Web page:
[pullquote]We didn’t do enough on the day and ultimately paid for our mistakes, so we’ll need to be sure to be at it today so that we can bounce back.[/pullquote]

    “We’re big enough to admit that and take it on the chin. To be honest, it’s not just about today, if we can use that to bounce back for the next four hugely important games then it’ll help push us on for a strong end to the season.”

    And ahead of today’s clash with Brendan Rodgers side, the Steelmen have been focused in their preparations in training.

    “We were gutted after the game last weekend,” Carl admitted. “But the boys always bounce back, we don’t expect anything different.

    “We’ve done that when we’ve needed to most this season, we don’t sit around and feel sorry for ourselves. If you do that, you won’t get very far in football!

    “But training’s been very good this week, we’ve been working hard to ensure we go in with a game plan to get a result today.”

    Those preparations play a big role for the team, Carl reveals.

    “We work really, really hard on the training pitch and we have a real togetherness. I think when you go in to games with that sort of preparation and attitude you go in with a bit more confidence.

    “We all know our jobs, we all know exactly what we’re doing on the pitch and I think when you can safely feel like the man next to you is just as prepared as you are, it ultimately makes you a better team.”

  • Women

    Women prepare to face Aberdeen

    Motherwell battled back from behind last weekend to defeat Central Girls 3-1, making it two wins from two at Braidhurst so far this season.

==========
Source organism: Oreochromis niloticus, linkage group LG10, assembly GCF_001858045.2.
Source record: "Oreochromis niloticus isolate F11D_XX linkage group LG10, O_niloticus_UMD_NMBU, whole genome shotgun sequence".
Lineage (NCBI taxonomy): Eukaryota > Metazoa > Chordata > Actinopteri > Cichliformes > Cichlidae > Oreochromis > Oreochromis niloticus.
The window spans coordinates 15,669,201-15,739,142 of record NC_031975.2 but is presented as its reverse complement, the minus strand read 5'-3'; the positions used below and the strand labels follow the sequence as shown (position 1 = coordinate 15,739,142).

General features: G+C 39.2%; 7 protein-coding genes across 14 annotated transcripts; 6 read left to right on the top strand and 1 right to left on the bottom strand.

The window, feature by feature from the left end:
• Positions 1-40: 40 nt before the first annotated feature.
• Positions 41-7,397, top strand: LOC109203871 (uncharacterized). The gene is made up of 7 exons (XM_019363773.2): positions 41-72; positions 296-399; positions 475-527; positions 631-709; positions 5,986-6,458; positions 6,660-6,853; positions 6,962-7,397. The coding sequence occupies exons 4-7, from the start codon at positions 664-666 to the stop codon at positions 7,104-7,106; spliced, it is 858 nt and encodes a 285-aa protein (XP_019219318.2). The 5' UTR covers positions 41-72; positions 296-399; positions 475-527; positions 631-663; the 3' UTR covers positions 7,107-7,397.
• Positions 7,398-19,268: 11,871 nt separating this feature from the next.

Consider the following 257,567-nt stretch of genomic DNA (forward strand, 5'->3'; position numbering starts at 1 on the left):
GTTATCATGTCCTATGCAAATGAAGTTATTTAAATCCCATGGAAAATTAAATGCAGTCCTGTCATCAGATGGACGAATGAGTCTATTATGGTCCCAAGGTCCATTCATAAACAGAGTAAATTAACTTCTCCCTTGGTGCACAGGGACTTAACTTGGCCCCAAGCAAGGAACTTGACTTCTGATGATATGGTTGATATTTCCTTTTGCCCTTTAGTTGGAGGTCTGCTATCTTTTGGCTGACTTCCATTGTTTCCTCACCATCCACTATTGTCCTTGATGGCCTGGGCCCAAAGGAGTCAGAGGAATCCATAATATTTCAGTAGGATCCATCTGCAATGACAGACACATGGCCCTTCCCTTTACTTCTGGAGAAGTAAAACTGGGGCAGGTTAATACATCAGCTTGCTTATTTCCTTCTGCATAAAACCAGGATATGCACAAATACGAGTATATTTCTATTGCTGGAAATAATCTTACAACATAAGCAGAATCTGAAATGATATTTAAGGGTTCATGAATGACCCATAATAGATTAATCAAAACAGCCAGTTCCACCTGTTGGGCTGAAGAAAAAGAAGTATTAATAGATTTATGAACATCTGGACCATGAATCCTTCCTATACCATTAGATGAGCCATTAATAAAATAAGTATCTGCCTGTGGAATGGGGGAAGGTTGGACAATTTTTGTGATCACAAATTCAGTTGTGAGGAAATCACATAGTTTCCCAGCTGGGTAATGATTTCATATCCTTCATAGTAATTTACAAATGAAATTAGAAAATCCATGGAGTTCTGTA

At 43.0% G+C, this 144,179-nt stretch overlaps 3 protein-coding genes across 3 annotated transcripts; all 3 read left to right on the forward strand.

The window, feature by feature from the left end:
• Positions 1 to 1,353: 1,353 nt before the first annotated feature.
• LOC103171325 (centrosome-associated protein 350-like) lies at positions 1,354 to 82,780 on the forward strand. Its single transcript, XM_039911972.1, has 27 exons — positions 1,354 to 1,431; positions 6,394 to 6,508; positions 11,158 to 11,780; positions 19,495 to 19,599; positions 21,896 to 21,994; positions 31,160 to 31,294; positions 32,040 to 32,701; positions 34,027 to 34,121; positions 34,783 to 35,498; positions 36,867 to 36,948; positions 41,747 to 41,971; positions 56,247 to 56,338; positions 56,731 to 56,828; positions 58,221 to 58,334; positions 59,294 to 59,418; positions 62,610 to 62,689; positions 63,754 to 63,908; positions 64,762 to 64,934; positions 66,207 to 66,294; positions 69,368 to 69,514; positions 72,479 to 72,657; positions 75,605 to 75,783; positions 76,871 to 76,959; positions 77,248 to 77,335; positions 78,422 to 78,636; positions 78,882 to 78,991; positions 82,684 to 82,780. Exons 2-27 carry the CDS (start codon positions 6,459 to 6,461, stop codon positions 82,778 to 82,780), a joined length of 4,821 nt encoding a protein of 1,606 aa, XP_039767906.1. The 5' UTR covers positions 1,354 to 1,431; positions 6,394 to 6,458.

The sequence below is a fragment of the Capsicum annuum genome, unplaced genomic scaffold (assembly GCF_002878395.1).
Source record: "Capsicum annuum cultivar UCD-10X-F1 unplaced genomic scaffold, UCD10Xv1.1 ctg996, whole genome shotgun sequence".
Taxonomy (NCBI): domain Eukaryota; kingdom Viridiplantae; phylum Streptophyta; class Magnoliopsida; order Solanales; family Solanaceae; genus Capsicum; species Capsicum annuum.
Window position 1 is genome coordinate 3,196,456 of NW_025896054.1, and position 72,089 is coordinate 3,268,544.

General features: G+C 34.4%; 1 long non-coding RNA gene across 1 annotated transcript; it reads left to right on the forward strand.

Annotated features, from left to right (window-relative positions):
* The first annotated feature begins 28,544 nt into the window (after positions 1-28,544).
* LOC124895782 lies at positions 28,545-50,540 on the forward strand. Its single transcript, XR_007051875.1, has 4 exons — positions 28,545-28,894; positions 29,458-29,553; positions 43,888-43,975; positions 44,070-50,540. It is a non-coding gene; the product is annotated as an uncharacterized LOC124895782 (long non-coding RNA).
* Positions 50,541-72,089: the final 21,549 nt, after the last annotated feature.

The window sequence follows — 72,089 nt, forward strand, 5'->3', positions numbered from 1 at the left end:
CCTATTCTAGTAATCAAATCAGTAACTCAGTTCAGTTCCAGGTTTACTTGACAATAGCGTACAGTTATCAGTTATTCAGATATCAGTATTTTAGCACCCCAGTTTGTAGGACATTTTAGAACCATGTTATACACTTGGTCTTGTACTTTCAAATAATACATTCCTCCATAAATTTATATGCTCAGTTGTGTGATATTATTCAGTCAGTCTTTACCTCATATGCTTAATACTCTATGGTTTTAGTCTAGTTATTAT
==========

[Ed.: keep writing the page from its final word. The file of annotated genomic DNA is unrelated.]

Now both coach Eddie Wolecki Black and defender Ashley Nicholson are keen to make it three wins on the spin when Aberdeen make the long journey to Lanarkshire on Sunday.

    “The players have got confidence from playing at Braidhurst now and winning results will always breed confidence,” said Black. “We are all really looking forward to Sunday.”

    Nicholson added: “We’ve settled into playing at Braidhurst well and that’s really important. Winning our home games will be vital this season.”

    Following last weekend’s win, Black maintained there was room for improvement in terms of performance and the former Glasgow City gaffer has warned that spells danger for ‘Well’s league rivals.

    “We all agree we can play better than we have so far and that’s ominous for the other teams in the league, as when it does click then I think someone is going to be left with a bloody nose,” he added.

    “Aberdeen were touted as definite title contenders, we have to use this game as a gauge of how far we have done and perhaps how far we have to go.”

    Niamh Johnston meanwhile says there is a real buzz amongst the ‘Well squad right now, following an impressive start to their league campaign in which they have netted 11 times in their last two fixtures.